The foundation of technical analysis starts with a chart of a stock's or a stock market's price. Analysts typically look at a bar chart, which simply shows a stock price's trading range for each day, or a candlestick chart, which shows where a stock opened, closed, and registered its daily high and low. They use the charts to determine whether a stock will become stuck in a trading range or break out of it to move significantly higher or lower. "Understanding the trend is the most important thing for successful investing," says Bart DiLiddo, chairman of investor software company VectorVest.
That's why such analysts, also called chartists, were alarmed on Nov. 20, when the S&P 500 dropped 54 points, the equivalent of over 500 points on the Dow Jones industrial average. It wasn't the size of the move—the S&P has dropped over 50 points 17 times this year. It was what the drop meant in the context of the charts.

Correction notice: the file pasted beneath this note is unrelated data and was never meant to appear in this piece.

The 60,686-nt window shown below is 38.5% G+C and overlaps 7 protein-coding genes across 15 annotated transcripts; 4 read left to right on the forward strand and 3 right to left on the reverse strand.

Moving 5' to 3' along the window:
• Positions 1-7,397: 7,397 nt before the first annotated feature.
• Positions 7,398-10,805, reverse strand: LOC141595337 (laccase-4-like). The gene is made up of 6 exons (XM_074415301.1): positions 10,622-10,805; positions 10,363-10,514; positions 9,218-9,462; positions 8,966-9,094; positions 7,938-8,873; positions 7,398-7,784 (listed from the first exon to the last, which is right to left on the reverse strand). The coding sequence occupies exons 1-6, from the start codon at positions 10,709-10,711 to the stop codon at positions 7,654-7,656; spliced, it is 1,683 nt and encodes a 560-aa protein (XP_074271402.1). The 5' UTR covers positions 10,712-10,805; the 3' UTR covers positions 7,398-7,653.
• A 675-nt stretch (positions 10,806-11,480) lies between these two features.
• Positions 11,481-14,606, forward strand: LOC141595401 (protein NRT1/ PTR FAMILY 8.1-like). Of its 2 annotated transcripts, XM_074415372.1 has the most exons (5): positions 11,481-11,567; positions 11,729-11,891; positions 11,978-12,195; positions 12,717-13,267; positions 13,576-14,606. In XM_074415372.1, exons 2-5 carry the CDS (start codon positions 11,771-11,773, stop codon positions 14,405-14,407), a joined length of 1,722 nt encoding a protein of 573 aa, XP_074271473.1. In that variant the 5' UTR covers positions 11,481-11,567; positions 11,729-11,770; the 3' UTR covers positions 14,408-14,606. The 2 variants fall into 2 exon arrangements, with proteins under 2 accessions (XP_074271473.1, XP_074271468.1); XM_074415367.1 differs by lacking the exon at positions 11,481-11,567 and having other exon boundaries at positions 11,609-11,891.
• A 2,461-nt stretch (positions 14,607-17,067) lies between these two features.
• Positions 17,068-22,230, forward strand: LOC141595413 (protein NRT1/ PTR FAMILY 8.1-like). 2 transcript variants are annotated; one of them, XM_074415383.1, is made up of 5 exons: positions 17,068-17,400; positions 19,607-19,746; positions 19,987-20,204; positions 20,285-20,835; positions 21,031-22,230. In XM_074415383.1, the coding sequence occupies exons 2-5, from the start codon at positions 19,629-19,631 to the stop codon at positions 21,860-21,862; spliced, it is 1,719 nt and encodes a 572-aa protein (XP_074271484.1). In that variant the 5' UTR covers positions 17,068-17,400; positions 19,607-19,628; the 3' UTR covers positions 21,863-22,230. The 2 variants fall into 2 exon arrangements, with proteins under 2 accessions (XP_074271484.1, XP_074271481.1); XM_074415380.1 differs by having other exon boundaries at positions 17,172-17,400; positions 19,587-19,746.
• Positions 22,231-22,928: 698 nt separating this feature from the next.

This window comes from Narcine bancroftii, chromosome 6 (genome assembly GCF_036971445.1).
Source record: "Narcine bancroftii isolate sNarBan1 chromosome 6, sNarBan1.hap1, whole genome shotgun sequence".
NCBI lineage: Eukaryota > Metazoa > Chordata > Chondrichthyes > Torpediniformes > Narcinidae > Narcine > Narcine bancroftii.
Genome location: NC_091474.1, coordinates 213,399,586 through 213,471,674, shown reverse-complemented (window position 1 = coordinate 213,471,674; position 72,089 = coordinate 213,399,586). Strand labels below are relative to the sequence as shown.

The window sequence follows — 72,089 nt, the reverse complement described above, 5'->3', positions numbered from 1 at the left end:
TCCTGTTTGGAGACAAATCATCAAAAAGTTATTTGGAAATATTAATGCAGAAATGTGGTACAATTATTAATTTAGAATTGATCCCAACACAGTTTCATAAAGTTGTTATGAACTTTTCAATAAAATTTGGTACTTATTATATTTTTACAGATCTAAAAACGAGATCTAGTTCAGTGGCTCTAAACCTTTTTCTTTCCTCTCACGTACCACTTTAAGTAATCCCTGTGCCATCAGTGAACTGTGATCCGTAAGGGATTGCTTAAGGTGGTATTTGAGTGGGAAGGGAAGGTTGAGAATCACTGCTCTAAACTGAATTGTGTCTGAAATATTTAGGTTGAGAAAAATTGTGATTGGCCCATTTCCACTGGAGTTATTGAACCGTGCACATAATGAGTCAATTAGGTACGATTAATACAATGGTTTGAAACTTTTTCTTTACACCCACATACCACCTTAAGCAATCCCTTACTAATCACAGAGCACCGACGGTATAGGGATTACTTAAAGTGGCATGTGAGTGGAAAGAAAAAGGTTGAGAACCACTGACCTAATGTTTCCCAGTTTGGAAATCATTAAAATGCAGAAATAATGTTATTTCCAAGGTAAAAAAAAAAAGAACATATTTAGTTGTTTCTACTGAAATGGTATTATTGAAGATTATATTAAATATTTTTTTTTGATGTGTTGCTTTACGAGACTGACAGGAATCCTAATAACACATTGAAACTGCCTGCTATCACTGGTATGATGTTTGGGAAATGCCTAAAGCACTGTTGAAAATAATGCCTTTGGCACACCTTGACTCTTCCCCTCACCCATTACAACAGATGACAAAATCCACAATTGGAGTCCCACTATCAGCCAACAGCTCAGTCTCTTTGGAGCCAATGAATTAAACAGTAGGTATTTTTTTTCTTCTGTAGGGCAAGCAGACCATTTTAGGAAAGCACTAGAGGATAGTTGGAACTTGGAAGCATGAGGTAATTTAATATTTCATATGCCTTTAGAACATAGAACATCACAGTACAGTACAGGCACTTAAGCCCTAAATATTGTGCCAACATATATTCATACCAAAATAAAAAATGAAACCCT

A bit more background on technical patterns explains why analysts viewed Nov. 20's move with such concern. Technicians look for a level of "support," or a "bottom"—a price that a falling stock does not trade below. They also identify a level of "resistance," or a "top"—a price that rising shares won't trade above. And they look for recurrences of these levels. For instance, when a stock trades at a new 52-week high and then dips, analysts watch to see whether there are signs of further demand from investors to push the price higher—powering through the resistance—or whether the sellers will rule. If the sellers win, the market is said to have formed a "double top," a bearish signal. The reverse— a "double bottom"—is considered bullish when it holds. But on Nov. 20, a double bottom based on five years of data blew to pieces.